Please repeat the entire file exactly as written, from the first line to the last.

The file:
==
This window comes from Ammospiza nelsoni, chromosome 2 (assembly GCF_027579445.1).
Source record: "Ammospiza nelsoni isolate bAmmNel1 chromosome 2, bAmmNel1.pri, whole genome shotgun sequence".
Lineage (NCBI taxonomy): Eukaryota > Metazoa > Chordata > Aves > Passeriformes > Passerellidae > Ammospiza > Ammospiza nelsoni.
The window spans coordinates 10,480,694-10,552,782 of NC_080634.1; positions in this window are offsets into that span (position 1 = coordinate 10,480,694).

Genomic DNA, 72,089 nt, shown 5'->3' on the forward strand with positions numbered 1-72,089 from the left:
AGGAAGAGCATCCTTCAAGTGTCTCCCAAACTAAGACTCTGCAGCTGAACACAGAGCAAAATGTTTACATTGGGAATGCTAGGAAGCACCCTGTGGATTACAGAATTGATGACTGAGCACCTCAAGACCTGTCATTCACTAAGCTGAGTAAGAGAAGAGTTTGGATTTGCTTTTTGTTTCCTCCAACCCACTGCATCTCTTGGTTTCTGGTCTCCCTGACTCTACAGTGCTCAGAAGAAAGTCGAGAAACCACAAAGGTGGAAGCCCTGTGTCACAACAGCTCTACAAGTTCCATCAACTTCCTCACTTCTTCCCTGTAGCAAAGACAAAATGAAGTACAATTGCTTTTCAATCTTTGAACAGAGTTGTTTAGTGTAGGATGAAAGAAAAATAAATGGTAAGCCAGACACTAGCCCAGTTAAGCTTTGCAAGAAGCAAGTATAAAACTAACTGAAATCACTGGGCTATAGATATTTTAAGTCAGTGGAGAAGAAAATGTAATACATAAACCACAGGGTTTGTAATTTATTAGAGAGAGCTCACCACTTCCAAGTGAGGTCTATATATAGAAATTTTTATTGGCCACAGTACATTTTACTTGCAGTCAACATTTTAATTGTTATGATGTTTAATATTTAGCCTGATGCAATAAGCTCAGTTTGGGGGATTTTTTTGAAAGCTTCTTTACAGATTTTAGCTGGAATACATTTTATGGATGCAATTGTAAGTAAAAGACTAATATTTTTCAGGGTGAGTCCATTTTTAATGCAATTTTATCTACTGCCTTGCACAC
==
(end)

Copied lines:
This window comes from Ammospiza nelsoni, chromosome 2 (assembly GCF_027579445.1).
Source record: "Ammospiza nelsoni isolate bAmmNel1 chromosome 2, bAmmNel1.pri, whole genome shotgun sequence".
Lineage (NCBI taxonomy): Eukaryota > Metazoa > Chordata > Aves > Passeriformes > Passerellidae > Ammospiza > Ammospiza nelsoni.
The window spans coordinates 10,480,694-10,552,782 of NC_080634.1; positions in this window are offsets into that span (position 1 = coordinate 10,480,694).

Genomic DNA, 72,089 nt, shown 5'->3' on the forward strand with positions numbered 1-72,089 from the left:
AGGAAGAGCATCCTTCAAGTGTCTCCCAAACTAAGACTCTGCAGCTGAACACAGAGCAAAATGTTTACATTGGGAATGCTAGGAAGCACCCTGTGGATTACAGAATTGATGACTGAGCACCTCAAGACCTGTCATTCACTAAGCTGAGTAAGAGAAGAGTTTGGATTTGCTTTTTGTTTCCTCCAACCCACTGCATCTCTTGGTTTCTGGTCTCCCTGACTCTACAGTGCTCAGAAGAAAGTCGAGAAACCACAAAGGTGGAAGCCCTGTGTCACAACAGCTCTACAAGTTCCATCAACTTCCTCACTTCTTCCCTGTAGCAAAGACAAAATGAAGTACAATTGCTTTTCAATCTTTGAACAGAGTTGTTTAGTGTAGGATGAAAGAAAAATAAATGGTAAGCCAGACACTAGCCCAGTTAAGCTTTGCAAGAAGCAAGTATAAAACTAACTGAAATCACTGGGCTATAGATATTTTAAGTCAGTGGAGAAGAAAATGTAATACATAAACCACAGGGTTTGTAATTTATTAGAGAGAGCTCACCACTTCCAAGTGAGGTCTATATATAGAAATTTTTATTGGCCACAGTACATTTTACTTGCAGTCAACATTTTAATTGTTATGATGTTTAATATTTAGCCTGATGCAATAAGCTCAGTTTGGGGGATTTTTTTGAAAGCTTCTTTACAGATTTTAGCTGGAATACATTTTATGGATGCAATTGTAAGTAAAAGACTAATATTTTTCAGGGTGAGTCCATTTTTAATGCAATTTTATCTACTGCCTTGCACAC